Interview: Josaia Voreqe Bainimarama
How important is the Pacific Islands Forum (PIF) membership to the government of Fiji?
JOSAIA VOREQE BAINIMARAMA: During the years of our suspension, Fiji and many of its neighbours set up another regional institution, the Pacific Island Development Forum (PIDF) and threw it open to many sections of Pacific society that had been excluded from the PIF. We enabled the French territories, for instance, to become PIDF members and gave a voice for the first time to the peoples of New Caledonia, French Polynesia, and Wallis and Futuna. We also included others that were not being heard, such as the corporate sector and civil society groups, which are the genuine voices of the grassroots in the Pacific and had been trying for years to access the PIF. The PIF lifted its suspension of Fiji, following our election in September 2014, but as far as we are concerned, things have moved on. We regard the PIDF as a more genuine expression of Pacific islands’ opinion than the PIF, because it is more inclusive.
Furthermore, we do not regard Australia or New Zealand as island countries. They are our big neighbours, but not Pacific Small Island Developing States (SIDS), so our agendas often collides. Take the issue of climate change for instance, which is by far the biggest threat to our way of life. Australia, in particular, is dragging its feet on committing to the binding cuts in carbon emissions that the scientific community is urging to contain rising sea levels. Fiji is back in the PIF at a ministerial level and in areas of technical cooperation and trade, and we continue to host the Forum Secretariat in Suva. However, until there is progress on these issues, I will not be attending the Leaders Meeting of the PIF or the upcoming summit in Port Moresby.
What real threats does climate change represent to the Pacific’s low lying islands?
BAINIMARAMA: Climate change is the gravest threat that the Pacific islands have ever faced, and three nations – Kiribati, Tuvalu and the Marshall Islands – face a profound existential threat. Based on current modelling, those countries will simply disappear beneath the waves and cease to exist in the lifetimes of some of their young people. This is a catastrophe of enormous proportions and we are desperately trying to get the international community to accept the gravity of the situation and act before it is too late.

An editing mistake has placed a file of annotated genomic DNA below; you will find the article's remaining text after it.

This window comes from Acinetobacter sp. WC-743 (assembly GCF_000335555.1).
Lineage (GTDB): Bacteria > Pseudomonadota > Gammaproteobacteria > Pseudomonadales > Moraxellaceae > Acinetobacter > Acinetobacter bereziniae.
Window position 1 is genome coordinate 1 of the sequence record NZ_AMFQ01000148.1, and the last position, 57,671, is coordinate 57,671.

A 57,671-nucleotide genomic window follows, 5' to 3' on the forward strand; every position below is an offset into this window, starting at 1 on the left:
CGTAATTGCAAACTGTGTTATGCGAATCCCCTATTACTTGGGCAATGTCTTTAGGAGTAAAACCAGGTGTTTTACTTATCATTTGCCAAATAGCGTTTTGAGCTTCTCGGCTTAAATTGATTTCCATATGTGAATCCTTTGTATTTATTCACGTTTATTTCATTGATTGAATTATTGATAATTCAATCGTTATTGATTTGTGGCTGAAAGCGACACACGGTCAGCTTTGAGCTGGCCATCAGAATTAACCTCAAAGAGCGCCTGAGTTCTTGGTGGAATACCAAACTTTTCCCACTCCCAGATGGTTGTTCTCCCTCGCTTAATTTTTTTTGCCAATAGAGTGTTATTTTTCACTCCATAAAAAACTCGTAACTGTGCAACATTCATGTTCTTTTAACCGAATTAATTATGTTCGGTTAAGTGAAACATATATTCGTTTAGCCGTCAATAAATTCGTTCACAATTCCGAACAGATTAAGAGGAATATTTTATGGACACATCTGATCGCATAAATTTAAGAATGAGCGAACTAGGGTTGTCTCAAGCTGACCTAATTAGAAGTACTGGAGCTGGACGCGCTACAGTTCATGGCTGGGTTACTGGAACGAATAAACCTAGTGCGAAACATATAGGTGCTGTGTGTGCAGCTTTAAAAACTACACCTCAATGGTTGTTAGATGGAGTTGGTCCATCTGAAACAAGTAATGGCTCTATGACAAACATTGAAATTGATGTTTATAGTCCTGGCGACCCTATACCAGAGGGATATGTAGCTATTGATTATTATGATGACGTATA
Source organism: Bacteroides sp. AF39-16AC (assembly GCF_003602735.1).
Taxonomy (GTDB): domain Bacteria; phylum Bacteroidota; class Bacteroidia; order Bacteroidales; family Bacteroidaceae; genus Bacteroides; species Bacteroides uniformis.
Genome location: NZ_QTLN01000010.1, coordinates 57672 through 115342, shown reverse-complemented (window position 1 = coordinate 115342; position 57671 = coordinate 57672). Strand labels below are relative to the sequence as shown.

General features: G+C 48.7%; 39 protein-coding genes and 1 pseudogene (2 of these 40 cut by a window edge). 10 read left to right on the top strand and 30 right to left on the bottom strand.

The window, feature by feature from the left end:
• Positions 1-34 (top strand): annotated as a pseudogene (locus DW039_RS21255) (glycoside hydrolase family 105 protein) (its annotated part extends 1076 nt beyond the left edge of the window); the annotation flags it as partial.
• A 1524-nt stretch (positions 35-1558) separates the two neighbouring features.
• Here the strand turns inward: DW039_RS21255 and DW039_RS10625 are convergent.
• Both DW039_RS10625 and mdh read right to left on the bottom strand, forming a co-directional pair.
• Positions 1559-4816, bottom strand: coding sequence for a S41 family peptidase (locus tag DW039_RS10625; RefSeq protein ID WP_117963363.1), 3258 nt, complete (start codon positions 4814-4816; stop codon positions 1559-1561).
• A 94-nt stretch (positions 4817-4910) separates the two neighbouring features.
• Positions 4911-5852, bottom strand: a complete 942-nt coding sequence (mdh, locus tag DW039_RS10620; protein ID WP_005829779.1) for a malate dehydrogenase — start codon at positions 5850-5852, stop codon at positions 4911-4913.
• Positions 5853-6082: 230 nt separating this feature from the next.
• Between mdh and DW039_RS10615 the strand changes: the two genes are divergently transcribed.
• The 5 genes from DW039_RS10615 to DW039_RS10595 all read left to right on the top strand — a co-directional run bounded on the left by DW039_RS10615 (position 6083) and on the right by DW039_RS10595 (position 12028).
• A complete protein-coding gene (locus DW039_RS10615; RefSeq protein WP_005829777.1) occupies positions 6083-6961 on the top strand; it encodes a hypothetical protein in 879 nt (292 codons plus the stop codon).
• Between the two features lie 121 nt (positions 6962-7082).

Even for mountainous Pacific nations, like Fiji, the situation is alarming. We have already had to move entire villages due to encroaching seas and have identified more than 600 communities that are directly threatened. So, this is a crisis for every Pacific SIDS member that urgently needs a global response. Fiji and other Pacific island nations will be leading the charge on this issue at the World Climate Summit in Paris in November 2015 – a critical meeting and perhaps the last chance to get industrialised nations to commit to cuts in carbon emissions that will arrest global warming.
Will Fiji’s return to democracy open the nation’s doors to additional foreign investment?
BAINIMARAMA: The fact that our reform programme included introducing the first genuine democracy in Fijian history has certainly improved the overall regional outlook. The success of our election in September 2014, and the fact that an international monitoring force – led by India, Indonesia and Australia – declared it free and credible, has given everyone cause for optimism.
Still, the surge in investment in Fiji, both foreign and domestic, was already taking place before the election. We are in the throes of the greatest period of sustained economic growth in Fiji since independence in 1970, and for the past three years we have recorded annual growth figures of 4% or more. Our corporate and personal tax rates are among the lowest in the Asia Pacific region and we have a range of incentives in place to attract more foreign investment, including tax holidays. We are also working with the World Bank to comprehensively reform our civil service to make it more efficient and responsive, and reduce red tape, so the investment climate in Fiji has never been better.
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